@admin As I mentioned previously, I was introduced to what I call the ‘supernaturalistic’ stories of Steve Duffy through the Sarob Press (formerly of Wales, now of Neuilly-le-Vendin). Sarob has to be among the very smallest of the small presses. It consists only of prop. and editor (and everything else…), Robert Morgan who nevertheless has a deft touch when it comes to selecting material and turning it into attractive books, as I’ve subsequently found.

  2. Paul+C says:

    Thanks – I’ve ordered a couple of these anthologies. Unusual small press books are available from Valancourt Books, Wakefield Press and the always excellent Tartarus Press whose owners (and writers) J B Russell and Rosalie Parker I had the pleasure of meeting at the York Book Fair recently. Their books are works of art and they do promote new writers. Your point about more control and less editorial interference is well taken.

  3. davem says:

    Purchased these all a while back … based I believe on one of your recommendations … very pleased I did so

  4. Stu-I-Am says:

    Speaking of ‘strange’ fiction (and the ‘dark and stormy night”collection from Black Shuck Books), may I recommend for the uninitiated — and especially any who may fancy themselves connoisseurs of bad fiction — the Bulwer Lytton Fiction Contest which seeks to reward the most atrocious original opening sentence to the worst novel never written. The tongue-in-cheek literary competition honors Sir Edward George Bulwer-Lytton, whose 1830 novel ‘Paul Clifford’ begins with ‘It was a dark and stormy night,’ as it describes itself. Herewith this year’s grand prize winner from Stu Duval of Auckland:
    ‘A lecherous sunrise flaunted itself over a flatulent sea, ripping
    the obsidian bodice of night asunder with its rapacious fingers
    of gold, thus exposing her dusky bosom to the dawn’s ogling stare.’

  5. J. Folgard says:

    Virginia’s Valancourt Books does a great job with obscure authors and petits maîtres, their catalog is full of underrated gems.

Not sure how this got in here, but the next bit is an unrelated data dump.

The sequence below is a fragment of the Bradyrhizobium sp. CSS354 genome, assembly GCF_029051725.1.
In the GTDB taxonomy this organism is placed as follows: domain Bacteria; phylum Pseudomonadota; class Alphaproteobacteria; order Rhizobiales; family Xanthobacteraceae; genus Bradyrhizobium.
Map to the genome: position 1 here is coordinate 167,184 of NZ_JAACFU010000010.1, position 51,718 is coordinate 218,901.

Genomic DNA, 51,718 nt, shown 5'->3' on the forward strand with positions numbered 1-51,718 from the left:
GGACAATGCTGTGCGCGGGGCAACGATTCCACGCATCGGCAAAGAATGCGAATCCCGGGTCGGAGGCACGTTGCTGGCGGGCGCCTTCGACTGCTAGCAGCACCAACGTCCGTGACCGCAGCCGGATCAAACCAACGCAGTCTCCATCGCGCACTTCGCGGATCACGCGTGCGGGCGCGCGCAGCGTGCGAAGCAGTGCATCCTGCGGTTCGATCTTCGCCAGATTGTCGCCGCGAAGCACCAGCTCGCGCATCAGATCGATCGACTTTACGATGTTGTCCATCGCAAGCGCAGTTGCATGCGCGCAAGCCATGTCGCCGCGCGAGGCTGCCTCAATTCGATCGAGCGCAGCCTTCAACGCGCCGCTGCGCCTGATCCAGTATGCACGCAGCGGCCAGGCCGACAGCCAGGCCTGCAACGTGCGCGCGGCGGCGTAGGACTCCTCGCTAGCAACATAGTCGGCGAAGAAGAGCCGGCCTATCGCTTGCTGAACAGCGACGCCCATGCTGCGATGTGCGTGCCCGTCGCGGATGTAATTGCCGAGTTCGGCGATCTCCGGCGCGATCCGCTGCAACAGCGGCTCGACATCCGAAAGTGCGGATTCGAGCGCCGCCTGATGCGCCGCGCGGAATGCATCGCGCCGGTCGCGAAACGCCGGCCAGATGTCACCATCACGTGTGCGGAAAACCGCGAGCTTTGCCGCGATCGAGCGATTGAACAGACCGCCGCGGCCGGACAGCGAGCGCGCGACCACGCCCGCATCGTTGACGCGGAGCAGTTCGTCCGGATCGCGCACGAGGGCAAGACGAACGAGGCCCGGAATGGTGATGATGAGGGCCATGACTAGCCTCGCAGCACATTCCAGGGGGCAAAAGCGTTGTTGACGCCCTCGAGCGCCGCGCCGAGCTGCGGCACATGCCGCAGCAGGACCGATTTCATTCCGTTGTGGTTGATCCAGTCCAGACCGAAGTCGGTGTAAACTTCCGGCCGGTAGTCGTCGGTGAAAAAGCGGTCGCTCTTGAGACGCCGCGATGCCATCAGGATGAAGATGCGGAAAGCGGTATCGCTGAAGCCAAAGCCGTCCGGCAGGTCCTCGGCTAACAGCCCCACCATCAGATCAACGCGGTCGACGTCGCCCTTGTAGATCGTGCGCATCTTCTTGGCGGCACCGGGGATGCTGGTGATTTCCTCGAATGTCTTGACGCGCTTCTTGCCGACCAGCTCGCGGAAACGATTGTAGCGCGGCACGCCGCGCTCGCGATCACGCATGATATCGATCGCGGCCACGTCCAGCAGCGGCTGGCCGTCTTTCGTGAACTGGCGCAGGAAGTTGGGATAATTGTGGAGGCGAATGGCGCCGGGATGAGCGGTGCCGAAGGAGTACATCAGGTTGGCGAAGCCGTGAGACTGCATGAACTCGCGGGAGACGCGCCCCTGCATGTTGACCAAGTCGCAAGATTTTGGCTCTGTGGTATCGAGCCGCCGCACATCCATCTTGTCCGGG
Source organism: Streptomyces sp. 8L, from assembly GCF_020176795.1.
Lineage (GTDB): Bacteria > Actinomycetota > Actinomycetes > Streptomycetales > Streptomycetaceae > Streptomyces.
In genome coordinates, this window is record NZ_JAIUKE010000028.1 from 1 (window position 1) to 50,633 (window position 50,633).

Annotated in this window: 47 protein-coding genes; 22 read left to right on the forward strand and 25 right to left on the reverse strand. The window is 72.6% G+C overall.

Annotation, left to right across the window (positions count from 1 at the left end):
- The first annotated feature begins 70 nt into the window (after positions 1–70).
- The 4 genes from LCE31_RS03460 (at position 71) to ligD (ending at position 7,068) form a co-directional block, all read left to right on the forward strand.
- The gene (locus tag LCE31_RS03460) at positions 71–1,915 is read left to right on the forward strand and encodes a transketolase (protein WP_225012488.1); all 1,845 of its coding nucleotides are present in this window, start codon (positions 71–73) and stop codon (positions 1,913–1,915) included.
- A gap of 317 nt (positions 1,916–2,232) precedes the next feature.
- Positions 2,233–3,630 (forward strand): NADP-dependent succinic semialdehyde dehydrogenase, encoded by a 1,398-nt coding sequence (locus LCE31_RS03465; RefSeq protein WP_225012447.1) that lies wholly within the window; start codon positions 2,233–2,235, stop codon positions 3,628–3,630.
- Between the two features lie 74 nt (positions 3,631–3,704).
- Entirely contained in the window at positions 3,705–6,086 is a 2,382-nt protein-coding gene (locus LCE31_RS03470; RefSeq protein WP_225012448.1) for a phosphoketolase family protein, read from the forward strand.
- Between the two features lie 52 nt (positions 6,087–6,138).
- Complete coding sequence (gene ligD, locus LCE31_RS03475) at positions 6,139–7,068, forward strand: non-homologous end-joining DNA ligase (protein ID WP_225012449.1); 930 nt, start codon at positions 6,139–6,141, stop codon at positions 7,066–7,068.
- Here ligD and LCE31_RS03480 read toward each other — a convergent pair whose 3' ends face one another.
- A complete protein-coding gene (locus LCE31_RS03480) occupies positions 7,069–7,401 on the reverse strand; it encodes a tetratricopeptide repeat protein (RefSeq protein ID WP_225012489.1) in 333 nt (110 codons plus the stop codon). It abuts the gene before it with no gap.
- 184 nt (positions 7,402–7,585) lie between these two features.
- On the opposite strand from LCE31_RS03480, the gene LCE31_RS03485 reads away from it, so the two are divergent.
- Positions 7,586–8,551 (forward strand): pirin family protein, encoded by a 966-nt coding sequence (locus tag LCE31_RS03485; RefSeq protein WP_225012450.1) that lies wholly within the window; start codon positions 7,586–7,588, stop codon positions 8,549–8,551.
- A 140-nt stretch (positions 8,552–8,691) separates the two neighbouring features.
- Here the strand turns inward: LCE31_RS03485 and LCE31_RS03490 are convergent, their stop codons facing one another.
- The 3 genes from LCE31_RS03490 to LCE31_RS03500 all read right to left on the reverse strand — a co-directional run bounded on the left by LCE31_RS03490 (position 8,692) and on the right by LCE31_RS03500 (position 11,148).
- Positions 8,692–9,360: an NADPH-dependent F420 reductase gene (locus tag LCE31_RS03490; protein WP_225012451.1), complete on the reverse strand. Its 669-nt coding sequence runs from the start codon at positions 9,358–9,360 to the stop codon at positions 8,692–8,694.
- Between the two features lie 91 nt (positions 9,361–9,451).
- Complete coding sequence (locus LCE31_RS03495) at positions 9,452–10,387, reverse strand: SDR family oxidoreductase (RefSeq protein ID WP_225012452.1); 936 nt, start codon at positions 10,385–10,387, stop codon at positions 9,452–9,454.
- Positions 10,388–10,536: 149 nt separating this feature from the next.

6. Helen+Martin says:

    Stu – this year’s Bulwer-Lytton prize hits a new low in writing. That is magnificent!
    Chris et al: The collection would appear to be Ars Gratia Sanguinus, an excellent title.

  7. Stewart Macdonald says:

    It’s from Ars Gratia Sanguis. Thanks for the recommendation

  8. Wayne+Mook says:

    To b honest Bulwer-Lytton wasn’t that bad a writer, Paul Clifford is far from the worst Victorian novel. His short story The Haunted and the Haunters or The House and the Brain, is a splendid tale and has been rightly anthologised on many occasions.

    I agree with Black Shuck books. PS Publishing is still putting lovely stuff both new and new editions of older books.

    The small press is pretty impressive all round.


  9. Keith says:

    Let me recommend Adam Nevill’s self-published folk horror novel Cunning Folk. Tops my horror novel charts this year. So pleased to hear about the return of Bryant & May. Wonderful news.

  10. Paul+C says:

    Thanks, Keith – that looks a good one. Try the Side Real Press if you enjoy obscure horror novels

  11. Helen+Martin says:

    There must be something about that collection that enables it to defy accurate citation. It is Ars Gratia Sanguis as everyone can see. Thank you,Stewart.

  12. Roger Allen says: